This Life Is In Your Hands

I didn’t expect the book This Life Is In Your Hands to be so much about food.

When I heard Maine author Melissa Coleman talk about and read from her memoir, my impression was that it centered around the tragedy of her younger sister drowning at age three. That was certainly part of the book, but it didn’t happen until about two-thirds of the way through. And in the pages leading up to it, a lot of the focus was on food and organic gardening.

Not having known the history of the organic movement, I was fascinated to read about Helen and Scott Nearing, authors of Living the Good Life, who came to Maine and inspired many back-to-the-landers in the late 1960’s. Among them were Eliot and Sue Coleman, who purchased land from the Nearings and built their own house on it; Eliot has since become an authority on organic farming, writing The New Organic Farmer (among other books) and now running Four Seasons Farm with his current wife.

But Melissa Coleman’s memoir is not about these later successes. It instead focuses on the early years of her life and even before, including how much her parents’ love of health food brought them together.

For instance, early in their relationship, Eliot and Sue went on a date of sorts - to a health food store! Such stores were not so common then, and the couple was excited by items like a yogurt maker, bulk almonds, and coconut peanut butter. Later, when they were married, Sue was reminded all over again why she loved her husband when they snuck out to “rescue” fallen apples from an abandoned orchard. Melissa wrote: “Food, from its procurement to its enjoyment, was the force that held them together.” (p. 70)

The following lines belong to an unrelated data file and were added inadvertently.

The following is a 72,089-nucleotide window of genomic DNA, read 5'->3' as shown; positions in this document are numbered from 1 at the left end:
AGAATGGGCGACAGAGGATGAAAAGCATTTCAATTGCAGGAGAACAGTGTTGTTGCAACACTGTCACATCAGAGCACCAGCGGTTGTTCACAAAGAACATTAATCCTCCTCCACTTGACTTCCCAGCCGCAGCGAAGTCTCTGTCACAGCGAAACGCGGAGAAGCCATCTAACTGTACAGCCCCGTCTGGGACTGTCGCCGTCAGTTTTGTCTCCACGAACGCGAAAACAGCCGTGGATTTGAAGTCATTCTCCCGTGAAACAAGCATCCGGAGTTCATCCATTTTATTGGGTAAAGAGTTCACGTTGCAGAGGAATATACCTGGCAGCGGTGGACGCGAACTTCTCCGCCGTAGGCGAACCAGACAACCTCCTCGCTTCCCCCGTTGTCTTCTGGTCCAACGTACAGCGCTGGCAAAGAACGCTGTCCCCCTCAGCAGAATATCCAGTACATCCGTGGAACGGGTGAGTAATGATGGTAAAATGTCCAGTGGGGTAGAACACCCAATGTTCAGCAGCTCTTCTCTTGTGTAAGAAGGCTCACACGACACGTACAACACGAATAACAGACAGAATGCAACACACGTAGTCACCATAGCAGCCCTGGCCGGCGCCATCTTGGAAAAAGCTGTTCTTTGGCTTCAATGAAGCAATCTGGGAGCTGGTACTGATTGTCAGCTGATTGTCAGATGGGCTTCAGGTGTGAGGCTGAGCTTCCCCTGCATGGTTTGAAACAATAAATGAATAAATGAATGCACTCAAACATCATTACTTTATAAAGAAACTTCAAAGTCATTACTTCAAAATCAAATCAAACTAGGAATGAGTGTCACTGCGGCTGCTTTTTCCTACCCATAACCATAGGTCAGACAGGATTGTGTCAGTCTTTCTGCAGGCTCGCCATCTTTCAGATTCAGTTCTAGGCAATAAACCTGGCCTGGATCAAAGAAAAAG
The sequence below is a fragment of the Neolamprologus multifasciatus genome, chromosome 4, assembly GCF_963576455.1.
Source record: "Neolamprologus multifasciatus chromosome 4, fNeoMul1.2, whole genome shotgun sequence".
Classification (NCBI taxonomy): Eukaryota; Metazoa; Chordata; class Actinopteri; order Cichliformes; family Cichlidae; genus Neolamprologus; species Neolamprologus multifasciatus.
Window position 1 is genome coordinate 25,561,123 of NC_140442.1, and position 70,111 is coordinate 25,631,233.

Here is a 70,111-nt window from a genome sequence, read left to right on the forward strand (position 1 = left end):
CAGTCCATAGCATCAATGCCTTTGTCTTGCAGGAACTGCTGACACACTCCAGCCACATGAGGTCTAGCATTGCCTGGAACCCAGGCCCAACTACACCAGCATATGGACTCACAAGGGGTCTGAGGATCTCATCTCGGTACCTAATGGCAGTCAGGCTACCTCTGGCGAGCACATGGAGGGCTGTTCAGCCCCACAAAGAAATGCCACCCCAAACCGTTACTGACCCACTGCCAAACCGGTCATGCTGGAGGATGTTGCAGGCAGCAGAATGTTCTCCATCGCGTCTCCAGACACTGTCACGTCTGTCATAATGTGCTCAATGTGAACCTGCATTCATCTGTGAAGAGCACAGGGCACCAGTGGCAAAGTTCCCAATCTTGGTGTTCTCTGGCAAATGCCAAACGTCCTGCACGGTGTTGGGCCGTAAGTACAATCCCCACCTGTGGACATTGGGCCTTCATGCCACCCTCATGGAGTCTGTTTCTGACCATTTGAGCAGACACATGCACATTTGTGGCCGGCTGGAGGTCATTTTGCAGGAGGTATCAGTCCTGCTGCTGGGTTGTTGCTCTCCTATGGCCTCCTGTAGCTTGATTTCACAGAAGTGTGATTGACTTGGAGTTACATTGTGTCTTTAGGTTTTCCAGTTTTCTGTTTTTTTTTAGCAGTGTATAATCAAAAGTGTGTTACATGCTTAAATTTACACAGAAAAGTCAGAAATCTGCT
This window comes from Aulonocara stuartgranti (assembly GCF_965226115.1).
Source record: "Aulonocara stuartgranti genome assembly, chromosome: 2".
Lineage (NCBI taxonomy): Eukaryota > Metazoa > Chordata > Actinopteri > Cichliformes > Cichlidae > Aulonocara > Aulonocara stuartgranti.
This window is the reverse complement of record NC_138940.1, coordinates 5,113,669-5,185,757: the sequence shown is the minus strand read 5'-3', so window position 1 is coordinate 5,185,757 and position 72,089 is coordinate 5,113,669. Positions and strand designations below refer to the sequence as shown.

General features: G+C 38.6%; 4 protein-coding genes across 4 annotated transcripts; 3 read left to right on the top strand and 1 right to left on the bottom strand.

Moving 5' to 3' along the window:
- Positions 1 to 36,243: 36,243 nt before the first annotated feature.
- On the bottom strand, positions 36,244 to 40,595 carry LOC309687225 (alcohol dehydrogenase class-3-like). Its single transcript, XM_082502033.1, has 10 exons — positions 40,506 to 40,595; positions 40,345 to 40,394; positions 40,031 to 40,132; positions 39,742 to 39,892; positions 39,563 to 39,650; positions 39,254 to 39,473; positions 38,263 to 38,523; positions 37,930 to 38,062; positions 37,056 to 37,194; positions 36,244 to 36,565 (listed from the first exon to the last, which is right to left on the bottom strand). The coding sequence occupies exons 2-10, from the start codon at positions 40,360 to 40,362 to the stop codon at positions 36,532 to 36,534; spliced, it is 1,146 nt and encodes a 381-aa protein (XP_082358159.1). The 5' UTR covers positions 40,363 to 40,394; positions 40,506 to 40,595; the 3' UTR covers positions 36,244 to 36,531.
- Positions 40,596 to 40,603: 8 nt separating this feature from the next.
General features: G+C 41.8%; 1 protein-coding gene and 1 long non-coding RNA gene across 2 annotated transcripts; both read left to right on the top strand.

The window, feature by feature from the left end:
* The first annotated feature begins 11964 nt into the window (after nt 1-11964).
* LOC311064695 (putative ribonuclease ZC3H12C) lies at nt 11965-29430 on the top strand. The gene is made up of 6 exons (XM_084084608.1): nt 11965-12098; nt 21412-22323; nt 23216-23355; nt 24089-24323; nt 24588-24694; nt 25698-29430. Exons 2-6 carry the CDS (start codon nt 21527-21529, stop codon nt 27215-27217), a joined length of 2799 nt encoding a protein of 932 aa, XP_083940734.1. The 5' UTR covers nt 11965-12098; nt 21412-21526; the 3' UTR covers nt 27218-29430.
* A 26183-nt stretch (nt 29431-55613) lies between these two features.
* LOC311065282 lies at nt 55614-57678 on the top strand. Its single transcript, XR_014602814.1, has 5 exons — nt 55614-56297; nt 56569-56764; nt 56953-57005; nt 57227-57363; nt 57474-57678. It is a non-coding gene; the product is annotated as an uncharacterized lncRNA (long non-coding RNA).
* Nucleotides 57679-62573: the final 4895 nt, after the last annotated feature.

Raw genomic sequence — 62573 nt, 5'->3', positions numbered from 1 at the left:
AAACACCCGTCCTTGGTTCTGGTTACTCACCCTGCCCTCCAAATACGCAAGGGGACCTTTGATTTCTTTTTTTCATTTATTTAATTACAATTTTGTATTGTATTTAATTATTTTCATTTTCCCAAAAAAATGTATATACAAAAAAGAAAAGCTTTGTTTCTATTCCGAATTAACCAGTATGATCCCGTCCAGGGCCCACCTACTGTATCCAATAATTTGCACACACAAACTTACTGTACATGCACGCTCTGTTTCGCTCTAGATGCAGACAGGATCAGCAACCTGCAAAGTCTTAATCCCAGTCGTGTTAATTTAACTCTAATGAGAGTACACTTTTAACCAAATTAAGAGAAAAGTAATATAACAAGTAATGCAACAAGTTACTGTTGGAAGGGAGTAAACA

As back-to-the-landers, food was also a critical daily focus. Eliot spent much of his time gardening and harvesting, especially at first, in “the urgency to put away food to survive” (p. 40), and later to sell at a vegetable stand. Sue was also constantly busy: “Carrots and beets to be placed in sand in the root cellar, string beans to be canned in mason jars, winter squash to season on the patio, onions and garlic to braid and hang from the ceiling alongside spearmint, chamomile, and lemon verbena for tea and basil, rosemary and thyme for seasoning.” (p. 40)

They did all of this because they were worried about big agribusiness and pesticides and being dependent on others. They also believed that if they ate well, they would be healthy, agreeing with Scott Nearing’s comment: “Health insurance is served on the table with every meal.” (p. 81) Eliot applied this logic to plants as well, developing what he called “plant-positive” farming. His idea was that as long as the plants were healthy, they would not attract pests or disease, thus preventing the need for pesticides or even more natural ways of controlling pests.

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